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Thunbergia laurifolia (laurel clock vine)

A vigorous climber from India, Burma and Malaysia, laurel clock vine is a popular ornamental in the tropics.

Thunbergia laurifolia (laurel clock vine) flower

Thunbergia laurifolia (laurel clock vine) at Kew

Species information

Scientific name: 

Thunbergia laurifolia Lindl.

Common name: 

laurel clock vine, blue trumpet vine, laurel-leaved thunbergia

Conservation status: 

Not assessed according to IUCN Red List criteria.

Habitat: 

Tropical forests, as a climber on trees.

Key Uses: 

Ornamental, medicine.

Known hazards: 

None known.

Taxonomy

Subclass: 
Superorder: 
Asteranae
Order: 
Lamiales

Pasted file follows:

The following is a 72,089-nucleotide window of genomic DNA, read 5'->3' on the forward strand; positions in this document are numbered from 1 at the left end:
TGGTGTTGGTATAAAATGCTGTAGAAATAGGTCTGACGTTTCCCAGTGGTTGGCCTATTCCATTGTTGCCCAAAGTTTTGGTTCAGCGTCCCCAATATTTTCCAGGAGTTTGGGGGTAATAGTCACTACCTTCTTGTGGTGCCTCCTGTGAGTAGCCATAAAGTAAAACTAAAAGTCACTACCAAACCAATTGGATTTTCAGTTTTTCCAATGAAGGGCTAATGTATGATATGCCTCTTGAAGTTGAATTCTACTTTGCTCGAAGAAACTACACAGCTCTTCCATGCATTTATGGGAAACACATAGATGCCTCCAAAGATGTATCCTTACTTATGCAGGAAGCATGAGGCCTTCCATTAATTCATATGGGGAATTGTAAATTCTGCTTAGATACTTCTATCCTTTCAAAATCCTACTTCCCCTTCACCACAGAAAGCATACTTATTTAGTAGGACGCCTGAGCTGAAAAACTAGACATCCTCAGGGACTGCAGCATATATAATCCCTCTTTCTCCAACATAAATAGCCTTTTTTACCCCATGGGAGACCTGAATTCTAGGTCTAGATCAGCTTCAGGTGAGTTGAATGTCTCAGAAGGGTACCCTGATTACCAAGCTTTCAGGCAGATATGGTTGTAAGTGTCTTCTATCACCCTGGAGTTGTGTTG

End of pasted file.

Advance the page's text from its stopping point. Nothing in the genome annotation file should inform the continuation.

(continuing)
Family: 
Acanthaceae
Genus: Thunbergia

About this species

Thunbergia laurifolia is a vigorous climber from Asia. The generic name Thunbergia commemorates Swedish physician and botanist Carl Peter Thunberg (1743–1828), who was a protégé of the great Swedish naturalist Carl Linnaeus. The specific epithet laurifolia refers to its laurel-shaped leaves.

It is cultivated as an ornamental in gardens in tropical regions and in heated glasshouses in temperate regions. It is used medicinally in Thailand and Malaysia, although it is considered an invasive in other tropical regions.

Thunbergia laurifolia leaves are reported to have detoxifying effects, and in Thailand they are used as an antidote for poisons and in the treatment of drug addiction. Herbal teas and capsules containing T. laurifolia are sold in Thailand, where they are known as rang jeud.

A Thai study published in 2012 suggested that laurel clock vine has antioxidant and anti-inflammatory properties. It concluded that it may be effective in treating inflammations caused by Opisthorchis viverrinia (southeast Asian liver fluke), a parasite that attacks the liver and is endemic in northern areas of Thailand, Vietnam, Cambodia and Laos.